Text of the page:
Wonder what City Council has been up to since Election Day? It’s surprisingly difficult to find out. The 17 Council members meet every week of their five month session, often to consider important legislation that could affect every resident of the city. Here, your guide to what’s happening at City Council this week, what bills they’re discussing, why they matter and what we can do about them.
Who wants to talk about the soda tax? City Council does. As part of its ongoing budget hearings, Council will hear testimony on several bills, including Mayor Kenney’s controversial soda tax proposal. Although there are several items on the agenda, the two following bills are the ones that aren’t just boilerplate reauthorizations of longstanding bills. Please note that there will not be opportunity for public comment at this hearing. The next opportunity for public comment on the budget (and thus the soda tax) will be on May 18th.
Henon for Clarke
The bill that needs no introduction. For a primer, read all coverage on the soda tax:
Wage Tax and NPT Reductions
Henon for Clarke
In keeping with the approved Five-Year Plan (see page 24), City Council is proposing continued reductions to the wage and net profits taxes. The rates for Philadelphia residents would drop by 0.0098% (from 2.4102% to 2.4004%), while the rates for non-residents would drop by 0.0087% (from 3.4828% to 3.4741%). Assuming everything else stayed the same, the City would stand to lose around $13 million per year in tax revenue. Taxpayers, on the other hand, will see modest gains: For a taxpayer making $40,000 per year, this tax reduction would amount to approximately $350 per year in tax savings. The goal is to spur job growth by creating a friendlier tax environment.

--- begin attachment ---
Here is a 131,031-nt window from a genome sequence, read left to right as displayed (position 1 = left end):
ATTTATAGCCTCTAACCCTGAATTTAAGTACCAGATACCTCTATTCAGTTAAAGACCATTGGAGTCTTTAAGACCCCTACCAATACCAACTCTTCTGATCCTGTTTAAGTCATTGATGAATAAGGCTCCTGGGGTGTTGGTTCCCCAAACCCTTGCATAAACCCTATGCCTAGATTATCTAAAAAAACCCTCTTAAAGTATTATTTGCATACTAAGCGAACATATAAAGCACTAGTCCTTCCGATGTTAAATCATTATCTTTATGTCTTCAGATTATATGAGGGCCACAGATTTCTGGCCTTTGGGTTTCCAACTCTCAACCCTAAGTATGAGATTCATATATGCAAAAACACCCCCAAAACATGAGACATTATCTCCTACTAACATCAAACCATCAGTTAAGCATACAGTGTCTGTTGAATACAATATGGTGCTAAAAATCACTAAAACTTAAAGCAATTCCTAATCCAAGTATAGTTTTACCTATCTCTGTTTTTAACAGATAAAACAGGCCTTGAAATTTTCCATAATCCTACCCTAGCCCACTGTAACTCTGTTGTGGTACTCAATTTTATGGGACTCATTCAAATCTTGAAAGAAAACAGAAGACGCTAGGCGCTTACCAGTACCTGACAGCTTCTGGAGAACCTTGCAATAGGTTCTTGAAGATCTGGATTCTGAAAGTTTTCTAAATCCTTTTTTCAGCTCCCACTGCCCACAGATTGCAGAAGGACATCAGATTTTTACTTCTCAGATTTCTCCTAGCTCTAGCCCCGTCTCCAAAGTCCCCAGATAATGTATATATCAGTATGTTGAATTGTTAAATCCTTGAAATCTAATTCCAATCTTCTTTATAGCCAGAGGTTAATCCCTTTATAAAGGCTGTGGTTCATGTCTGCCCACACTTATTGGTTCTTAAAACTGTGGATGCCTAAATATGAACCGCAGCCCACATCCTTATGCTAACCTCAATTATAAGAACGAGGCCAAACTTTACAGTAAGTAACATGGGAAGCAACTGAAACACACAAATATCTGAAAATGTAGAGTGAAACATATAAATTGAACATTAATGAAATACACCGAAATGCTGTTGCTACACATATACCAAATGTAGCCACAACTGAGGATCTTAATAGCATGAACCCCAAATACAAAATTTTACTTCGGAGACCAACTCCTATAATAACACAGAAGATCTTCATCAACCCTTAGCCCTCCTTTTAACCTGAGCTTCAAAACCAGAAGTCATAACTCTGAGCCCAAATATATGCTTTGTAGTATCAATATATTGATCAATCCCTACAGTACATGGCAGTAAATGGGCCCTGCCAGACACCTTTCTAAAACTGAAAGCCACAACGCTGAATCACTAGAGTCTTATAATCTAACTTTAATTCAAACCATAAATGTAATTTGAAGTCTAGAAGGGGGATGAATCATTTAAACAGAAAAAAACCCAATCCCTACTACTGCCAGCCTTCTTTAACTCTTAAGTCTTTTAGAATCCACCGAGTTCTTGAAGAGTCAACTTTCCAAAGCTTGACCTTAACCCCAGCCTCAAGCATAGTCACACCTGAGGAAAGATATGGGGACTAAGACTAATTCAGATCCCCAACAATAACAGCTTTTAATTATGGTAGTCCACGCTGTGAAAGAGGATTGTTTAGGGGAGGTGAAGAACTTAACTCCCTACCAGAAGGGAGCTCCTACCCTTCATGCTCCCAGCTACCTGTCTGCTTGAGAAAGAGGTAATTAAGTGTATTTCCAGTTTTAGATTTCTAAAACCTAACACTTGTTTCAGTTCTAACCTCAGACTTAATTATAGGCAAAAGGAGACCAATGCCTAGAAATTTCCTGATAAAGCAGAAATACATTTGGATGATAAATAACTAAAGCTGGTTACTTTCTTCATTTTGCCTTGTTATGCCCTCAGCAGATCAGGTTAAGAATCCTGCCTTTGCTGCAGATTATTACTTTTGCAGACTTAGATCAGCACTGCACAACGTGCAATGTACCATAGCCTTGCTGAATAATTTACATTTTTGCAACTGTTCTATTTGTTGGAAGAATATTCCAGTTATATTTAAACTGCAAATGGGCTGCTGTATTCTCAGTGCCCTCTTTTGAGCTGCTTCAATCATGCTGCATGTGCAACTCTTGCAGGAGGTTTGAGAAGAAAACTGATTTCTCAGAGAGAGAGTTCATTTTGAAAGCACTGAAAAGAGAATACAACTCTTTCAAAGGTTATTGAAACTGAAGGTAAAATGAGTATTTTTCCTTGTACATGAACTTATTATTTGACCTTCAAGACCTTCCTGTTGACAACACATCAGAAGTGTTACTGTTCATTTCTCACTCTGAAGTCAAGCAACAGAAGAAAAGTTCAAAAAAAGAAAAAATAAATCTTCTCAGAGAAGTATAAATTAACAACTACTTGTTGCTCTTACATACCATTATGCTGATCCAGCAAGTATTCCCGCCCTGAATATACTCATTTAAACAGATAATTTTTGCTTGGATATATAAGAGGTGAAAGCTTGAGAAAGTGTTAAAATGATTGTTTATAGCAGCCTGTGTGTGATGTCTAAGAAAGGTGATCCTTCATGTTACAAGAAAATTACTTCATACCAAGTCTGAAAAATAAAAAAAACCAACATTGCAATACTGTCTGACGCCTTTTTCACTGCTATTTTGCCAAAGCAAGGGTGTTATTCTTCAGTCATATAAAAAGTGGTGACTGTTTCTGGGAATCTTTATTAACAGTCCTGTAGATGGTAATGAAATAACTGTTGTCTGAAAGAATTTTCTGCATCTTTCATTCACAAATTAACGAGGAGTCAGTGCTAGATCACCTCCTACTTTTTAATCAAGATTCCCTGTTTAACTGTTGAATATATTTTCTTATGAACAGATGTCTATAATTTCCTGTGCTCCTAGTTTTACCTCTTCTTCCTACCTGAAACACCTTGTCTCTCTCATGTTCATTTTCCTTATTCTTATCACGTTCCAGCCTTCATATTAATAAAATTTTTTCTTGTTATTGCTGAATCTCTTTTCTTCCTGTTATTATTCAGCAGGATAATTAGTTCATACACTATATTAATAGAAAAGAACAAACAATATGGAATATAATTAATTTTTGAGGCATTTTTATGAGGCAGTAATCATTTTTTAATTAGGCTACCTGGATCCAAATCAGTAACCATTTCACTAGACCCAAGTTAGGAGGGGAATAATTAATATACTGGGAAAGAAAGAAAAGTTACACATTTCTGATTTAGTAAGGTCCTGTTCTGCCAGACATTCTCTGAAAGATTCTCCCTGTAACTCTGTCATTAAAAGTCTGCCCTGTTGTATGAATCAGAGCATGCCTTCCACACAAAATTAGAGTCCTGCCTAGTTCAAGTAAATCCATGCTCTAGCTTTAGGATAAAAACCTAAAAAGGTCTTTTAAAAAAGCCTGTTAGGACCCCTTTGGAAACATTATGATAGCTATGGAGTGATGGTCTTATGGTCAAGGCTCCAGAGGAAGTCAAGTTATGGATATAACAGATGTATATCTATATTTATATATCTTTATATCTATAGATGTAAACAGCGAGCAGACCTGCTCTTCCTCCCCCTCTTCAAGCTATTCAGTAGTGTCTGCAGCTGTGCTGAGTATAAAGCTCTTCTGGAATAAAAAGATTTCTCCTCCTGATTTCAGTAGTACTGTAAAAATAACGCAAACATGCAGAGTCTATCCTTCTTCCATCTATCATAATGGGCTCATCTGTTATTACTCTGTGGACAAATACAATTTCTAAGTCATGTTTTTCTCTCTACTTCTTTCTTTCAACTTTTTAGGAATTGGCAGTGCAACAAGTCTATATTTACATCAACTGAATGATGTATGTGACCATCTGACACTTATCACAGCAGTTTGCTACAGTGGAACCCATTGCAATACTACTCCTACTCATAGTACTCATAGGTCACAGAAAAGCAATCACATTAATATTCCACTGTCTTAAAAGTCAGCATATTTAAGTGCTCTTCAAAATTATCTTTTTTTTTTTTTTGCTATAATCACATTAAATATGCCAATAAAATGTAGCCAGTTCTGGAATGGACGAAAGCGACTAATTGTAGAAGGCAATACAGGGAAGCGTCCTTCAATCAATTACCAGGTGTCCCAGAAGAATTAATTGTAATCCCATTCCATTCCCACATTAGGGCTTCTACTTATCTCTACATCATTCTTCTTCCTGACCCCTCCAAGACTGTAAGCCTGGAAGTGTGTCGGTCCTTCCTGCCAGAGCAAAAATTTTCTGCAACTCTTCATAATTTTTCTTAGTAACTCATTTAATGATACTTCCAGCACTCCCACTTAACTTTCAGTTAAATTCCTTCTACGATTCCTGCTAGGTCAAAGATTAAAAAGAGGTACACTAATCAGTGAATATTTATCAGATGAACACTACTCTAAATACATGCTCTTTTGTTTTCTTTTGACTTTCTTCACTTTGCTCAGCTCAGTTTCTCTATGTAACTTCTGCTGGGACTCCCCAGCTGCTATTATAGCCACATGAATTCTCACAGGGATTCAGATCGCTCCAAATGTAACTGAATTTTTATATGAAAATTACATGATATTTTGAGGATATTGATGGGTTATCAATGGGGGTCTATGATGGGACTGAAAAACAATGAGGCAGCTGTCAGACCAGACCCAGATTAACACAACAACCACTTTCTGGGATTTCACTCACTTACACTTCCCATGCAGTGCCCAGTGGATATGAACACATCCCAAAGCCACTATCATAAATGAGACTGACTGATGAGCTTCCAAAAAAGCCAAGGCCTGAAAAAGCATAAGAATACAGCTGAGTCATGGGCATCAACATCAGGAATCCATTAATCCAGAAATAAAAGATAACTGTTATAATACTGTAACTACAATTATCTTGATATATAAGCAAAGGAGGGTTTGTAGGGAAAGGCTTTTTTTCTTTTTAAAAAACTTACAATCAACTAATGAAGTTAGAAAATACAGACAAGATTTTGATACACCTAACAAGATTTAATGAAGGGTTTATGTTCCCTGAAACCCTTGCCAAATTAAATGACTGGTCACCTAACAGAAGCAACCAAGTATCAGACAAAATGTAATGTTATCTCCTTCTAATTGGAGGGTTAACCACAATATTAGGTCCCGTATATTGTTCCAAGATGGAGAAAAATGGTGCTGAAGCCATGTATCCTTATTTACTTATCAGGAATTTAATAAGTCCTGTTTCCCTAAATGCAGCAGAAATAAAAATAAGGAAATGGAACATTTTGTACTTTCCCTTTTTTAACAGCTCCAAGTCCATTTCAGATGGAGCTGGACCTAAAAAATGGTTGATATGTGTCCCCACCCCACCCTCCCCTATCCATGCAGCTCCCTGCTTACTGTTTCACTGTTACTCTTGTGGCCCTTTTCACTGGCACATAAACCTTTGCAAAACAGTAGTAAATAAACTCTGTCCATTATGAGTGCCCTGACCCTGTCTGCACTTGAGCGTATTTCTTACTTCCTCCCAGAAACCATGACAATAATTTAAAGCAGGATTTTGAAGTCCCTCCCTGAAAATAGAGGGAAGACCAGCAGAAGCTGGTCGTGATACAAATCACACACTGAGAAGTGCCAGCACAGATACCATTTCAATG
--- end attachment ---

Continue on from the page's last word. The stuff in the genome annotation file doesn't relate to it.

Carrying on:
General City Council Hearings
This will be a general city council hearing on a wide variety of bills. Most of them have to do with rezoning specific parcels of land (why hello, there, councilmanic prerogative!). However, there is one bill of note that will be heard, sponsored by Councilman Domb.
Issuance of L&I Licenses to Tax-Delinquents
This might not sound like the most exciting bill in the world, but it’s plenty important. As part of Alan Domb’s crusade to collect delinquent taxes, he’s proposed this bill. Here’s the rundown. As it stands, contractors and individuals aren’t allowed to get permits and licenses from L&I if they haven’t paid all of their city taxes (or aren’t at least in a payment plan). But right now, L&I and Revenue have a hard time communicating, so many cases are slipping through the cracks. This bill would require anyone who wants a license from L&I to get a “Tax Compliance Certificate” from Revenue before L&I could issue the license. There’s no estimate on how much additional revenue this would bring in. Aside from how this would be specifically administered, the Building Industry Association has voiced concerns about creating even more hoops for builders to jump through before they can begin their work.